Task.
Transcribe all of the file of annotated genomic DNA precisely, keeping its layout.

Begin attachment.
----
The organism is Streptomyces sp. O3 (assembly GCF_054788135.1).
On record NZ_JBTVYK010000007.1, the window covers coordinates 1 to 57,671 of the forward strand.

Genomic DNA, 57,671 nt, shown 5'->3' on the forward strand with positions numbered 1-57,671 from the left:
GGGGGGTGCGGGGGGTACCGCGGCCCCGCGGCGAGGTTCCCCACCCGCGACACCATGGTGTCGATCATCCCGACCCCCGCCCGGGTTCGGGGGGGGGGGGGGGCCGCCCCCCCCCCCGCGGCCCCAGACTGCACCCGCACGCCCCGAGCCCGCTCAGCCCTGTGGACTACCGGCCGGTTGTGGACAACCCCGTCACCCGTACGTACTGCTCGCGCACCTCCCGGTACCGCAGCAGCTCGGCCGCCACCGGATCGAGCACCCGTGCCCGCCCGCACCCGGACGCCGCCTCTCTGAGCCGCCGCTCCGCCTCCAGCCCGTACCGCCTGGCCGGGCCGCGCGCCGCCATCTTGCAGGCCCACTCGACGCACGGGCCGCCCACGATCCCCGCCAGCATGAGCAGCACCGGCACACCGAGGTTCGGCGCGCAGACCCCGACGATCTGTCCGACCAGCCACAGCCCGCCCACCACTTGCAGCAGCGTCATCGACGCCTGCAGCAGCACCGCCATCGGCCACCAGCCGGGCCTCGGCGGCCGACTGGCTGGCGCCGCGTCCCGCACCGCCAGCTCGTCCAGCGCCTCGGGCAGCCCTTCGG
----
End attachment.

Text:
The organism is Streptomyces sp. O3 (assembly GCF_054788135.1).
On record NZ_JBTVYK010000007.1, the window covers coordinates 1 to 57,671 of the forward strand.

Genomic DNA, 57,671 nt, shown 5'->3' on the forward strand with positions numbered 1-57,671 from the left:
GGGGGGTGCGGGGGGTACCGCGGCCCCGCGGCGAGGTTCCCCACCCGCGACACCATGGTGTCGATCATCCCGACCCCCGCCCGGGTTCGGGGGGGGGGGGGGGCCGCCCCCCCCCCCGCGGCCCCAGACTGCACCCGCACGCCCCGAGCCCGCTCAGCCCTGTGGACTACCGGCCGGTTGTGGACAACCCCGTCACCCGTACGTACTGCTCGCGCACCTCCCGGTACCGCAGCAGCTCGGCCGCCACCGGATCGAGCACCCGTGCCCGCCCGCACCCGGACGCCGCCTCTCTGAGCCGCCGCTCCGCCTCCAGCCCGTACCGCCTGGCCGGGCCGCGCGCCGCCATCTTGCAGGCCCACTCGACGCACGGGCCGCCCACGATCCCCGCCAGCATGAGCAGCACCGGCACACCGAGGTTCGGCGCGCAGACCCCGACGATCTGTCCGACCAGCCACAGCCCGCCCACCACTTGCAGCAGCGTCATCGACGCCTGCAGCAGCACCGCCATCGGCCACCAGCCGGGCCTCGGCGGCCGACTGGCTGGCGCCGCGTCCCGCACCGCCAGCTCGTCCAGCGCCTCGGGCAGCCCTTCGG